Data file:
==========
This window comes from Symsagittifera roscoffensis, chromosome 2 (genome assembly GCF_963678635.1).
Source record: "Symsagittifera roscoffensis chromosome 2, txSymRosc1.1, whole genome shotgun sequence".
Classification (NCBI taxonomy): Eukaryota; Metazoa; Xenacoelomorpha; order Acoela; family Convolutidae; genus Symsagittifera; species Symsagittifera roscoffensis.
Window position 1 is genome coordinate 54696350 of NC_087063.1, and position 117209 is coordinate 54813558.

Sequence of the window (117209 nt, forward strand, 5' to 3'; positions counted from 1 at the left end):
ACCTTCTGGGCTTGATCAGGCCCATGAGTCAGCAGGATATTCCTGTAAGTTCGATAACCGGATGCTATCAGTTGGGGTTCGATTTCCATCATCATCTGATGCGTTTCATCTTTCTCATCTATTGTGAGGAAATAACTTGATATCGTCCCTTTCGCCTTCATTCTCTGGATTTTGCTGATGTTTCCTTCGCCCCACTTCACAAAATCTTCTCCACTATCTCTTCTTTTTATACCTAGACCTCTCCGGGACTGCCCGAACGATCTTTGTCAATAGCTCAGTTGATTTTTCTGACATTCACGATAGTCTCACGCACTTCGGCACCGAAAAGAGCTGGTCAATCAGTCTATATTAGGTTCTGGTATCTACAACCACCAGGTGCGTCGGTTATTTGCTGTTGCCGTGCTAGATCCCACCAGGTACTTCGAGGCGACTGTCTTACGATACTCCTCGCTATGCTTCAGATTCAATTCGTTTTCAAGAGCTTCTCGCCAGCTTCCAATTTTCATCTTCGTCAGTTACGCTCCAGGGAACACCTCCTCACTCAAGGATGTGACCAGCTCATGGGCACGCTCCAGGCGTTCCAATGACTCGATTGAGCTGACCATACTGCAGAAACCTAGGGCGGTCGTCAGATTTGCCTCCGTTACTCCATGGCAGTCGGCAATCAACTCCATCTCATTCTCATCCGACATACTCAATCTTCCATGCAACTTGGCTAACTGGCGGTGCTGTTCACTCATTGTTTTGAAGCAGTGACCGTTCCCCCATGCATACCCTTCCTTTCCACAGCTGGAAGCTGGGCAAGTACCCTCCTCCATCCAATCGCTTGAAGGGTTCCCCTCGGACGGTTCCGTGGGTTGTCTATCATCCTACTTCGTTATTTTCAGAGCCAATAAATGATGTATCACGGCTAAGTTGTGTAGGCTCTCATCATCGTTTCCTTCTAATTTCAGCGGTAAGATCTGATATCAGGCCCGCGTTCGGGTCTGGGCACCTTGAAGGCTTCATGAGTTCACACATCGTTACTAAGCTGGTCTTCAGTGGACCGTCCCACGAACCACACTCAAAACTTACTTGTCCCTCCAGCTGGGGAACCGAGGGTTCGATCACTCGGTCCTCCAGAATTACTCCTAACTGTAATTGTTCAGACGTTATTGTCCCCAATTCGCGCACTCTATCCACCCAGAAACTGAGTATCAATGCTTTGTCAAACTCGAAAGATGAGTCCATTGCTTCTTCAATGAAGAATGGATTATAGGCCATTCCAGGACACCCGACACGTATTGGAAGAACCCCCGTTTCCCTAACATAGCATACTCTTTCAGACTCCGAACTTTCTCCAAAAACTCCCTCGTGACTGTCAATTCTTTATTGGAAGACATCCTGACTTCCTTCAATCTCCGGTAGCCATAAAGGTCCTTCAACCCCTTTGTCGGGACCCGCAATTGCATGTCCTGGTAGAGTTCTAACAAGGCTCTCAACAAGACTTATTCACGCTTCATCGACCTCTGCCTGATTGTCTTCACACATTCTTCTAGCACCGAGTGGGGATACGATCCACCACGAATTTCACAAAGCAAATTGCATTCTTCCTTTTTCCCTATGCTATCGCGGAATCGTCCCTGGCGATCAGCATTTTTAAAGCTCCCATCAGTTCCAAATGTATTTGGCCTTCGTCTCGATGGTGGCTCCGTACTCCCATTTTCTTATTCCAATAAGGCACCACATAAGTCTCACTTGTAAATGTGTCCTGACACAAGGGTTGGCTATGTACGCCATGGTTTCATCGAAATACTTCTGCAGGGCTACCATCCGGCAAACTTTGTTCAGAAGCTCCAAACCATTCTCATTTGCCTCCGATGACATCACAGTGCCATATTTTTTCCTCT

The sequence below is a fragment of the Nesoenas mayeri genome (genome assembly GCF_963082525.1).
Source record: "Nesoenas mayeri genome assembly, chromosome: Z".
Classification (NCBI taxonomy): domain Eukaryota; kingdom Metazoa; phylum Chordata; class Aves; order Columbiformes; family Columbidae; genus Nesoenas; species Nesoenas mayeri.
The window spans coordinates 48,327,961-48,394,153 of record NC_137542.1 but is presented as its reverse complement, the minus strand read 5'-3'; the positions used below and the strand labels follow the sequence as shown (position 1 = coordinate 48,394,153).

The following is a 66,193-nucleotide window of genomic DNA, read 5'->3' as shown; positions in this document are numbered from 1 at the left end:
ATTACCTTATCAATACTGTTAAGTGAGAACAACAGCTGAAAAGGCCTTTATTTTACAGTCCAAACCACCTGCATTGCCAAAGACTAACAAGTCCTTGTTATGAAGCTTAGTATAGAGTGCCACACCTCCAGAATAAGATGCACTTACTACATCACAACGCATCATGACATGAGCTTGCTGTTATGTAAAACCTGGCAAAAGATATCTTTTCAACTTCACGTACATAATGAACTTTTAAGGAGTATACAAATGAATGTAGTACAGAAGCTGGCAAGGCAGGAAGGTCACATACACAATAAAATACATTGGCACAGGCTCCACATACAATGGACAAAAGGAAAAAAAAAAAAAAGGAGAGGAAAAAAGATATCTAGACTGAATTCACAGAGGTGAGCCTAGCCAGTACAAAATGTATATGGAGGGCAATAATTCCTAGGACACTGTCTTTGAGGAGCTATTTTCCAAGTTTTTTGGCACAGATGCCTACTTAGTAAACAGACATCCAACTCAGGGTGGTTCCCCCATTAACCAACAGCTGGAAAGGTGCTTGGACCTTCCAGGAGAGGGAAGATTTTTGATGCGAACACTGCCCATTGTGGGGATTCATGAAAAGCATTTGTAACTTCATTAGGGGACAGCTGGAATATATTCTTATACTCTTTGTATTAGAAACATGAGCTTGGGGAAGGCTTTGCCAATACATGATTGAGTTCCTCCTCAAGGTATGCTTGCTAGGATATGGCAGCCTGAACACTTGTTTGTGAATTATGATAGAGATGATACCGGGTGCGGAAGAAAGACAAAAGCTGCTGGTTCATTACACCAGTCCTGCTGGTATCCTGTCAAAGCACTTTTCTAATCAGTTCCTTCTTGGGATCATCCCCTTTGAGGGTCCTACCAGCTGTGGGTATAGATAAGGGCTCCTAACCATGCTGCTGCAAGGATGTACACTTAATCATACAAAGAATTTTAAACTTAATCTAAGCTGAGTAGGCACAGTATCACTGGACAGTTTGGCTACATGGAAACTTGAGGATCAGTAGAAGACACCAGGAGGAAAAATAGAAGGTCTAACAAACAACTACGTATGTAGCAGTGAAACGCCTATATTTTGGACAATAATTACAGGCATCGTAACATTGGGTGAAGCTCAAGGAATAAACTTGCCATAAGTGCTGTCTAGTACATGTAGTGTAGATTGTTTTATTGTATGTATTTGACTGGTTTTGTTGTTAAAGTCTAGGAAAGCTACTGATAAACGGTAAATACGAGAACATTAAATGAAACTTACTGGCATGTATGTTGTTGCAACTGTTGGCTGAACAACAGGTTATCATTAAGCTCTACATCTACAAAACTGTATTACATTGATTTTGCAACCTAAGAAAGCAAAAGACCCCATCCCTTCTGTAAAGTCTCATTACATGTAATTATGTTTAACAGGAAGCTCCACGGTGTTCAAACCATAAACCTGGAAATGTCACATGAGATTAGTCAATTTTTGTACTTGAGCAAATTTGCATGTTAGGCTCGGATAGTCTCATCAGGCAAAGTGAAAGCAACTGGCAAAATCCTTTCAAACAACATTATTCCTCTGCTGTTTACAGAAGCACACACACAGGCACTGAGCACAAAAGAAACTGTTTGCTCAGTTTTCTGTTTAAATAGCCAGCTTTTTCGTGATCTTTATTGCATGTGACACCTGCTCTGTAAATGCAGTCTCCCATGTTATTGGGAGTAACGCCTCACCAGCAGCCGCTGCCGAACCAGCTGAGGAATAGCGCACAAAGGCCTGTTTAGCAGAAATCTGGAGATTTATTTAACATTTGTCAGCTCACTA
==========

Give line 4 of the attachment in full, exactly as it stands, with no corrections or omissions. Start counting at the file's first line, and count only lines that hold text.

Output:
Window position 1 is genome coordinate 54696350 of NC_087063.1, and position 117209 is coordinate 54813558.